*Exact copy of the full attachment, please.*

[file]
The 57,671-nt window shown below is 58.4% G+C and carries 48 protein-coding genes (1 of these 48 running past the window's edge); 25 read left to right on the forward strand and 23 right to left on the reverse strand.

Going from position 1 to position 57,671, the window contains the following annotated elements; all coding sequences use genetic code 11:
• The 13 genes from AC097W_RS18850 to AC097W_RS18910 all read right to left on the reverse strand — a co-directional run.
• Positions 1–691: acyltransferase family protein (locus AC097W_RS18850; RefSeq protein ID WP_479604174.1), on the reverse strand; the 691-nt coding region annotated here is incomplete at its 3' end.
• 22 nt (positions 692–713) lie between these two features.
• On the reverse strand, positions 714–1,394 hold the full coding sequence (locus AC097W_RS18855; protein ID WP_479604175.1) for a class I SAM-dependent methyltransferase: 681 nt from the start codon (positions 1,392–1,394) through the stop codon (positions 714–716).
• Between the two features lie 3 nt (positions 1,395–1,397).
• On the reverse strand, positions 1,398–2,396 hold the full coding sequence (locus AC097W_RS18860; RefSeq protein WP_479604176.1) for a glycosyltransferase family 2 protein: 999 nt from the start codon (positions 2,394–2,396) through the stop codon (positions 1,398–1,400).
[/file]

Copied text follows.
The 57,671-nt window shown below is 58.4% G+C and carries 48 protein-coding genes (1 of these 48 running past the window's edge); 25 read left to right on the forward strand and 23 right to left on the reverse strand.

Going from position 1 to position 57,671, the window contains the following annotated elements; all coding sequences use genetic code 11:
• The 13 genes from AC097W_RS18850 to AC097W_RS18910 all read right to left on the reverse strand — a co-directional run.
• Positions 1–691: acyltransferase family protein (locus AC097W_RS18850; RefSeq protein ID WP_479604174.1), on the reverse strand; the 691-nt coding region annotated here is incomplete at its 3' end.
• 22 nt (positions 692–713) lie between these two features.
• On the reverse strand, positions 714–1,394 hold the full coding sequence (locus AC097W_RS18855; protein ID WP_479604175.1) for a class I SAM-dependent methyltransferase: 681 nt from the start codon (positions 1,392–1,394) through the stop codon (positions 714–716).
• Between the two features lie 3 nt (positions 1,395–1,397).
• On the reverse strand, positions 1,398–2,396 hold the full coding sequence (locus AC097W_RS18860; RefSeq protein WP_479604176.1) for a glycosyltransferase family 2 protein: 999 nt from the start codon (positions 2,394–2,396) through the stop codon (positions 1,398–1,400).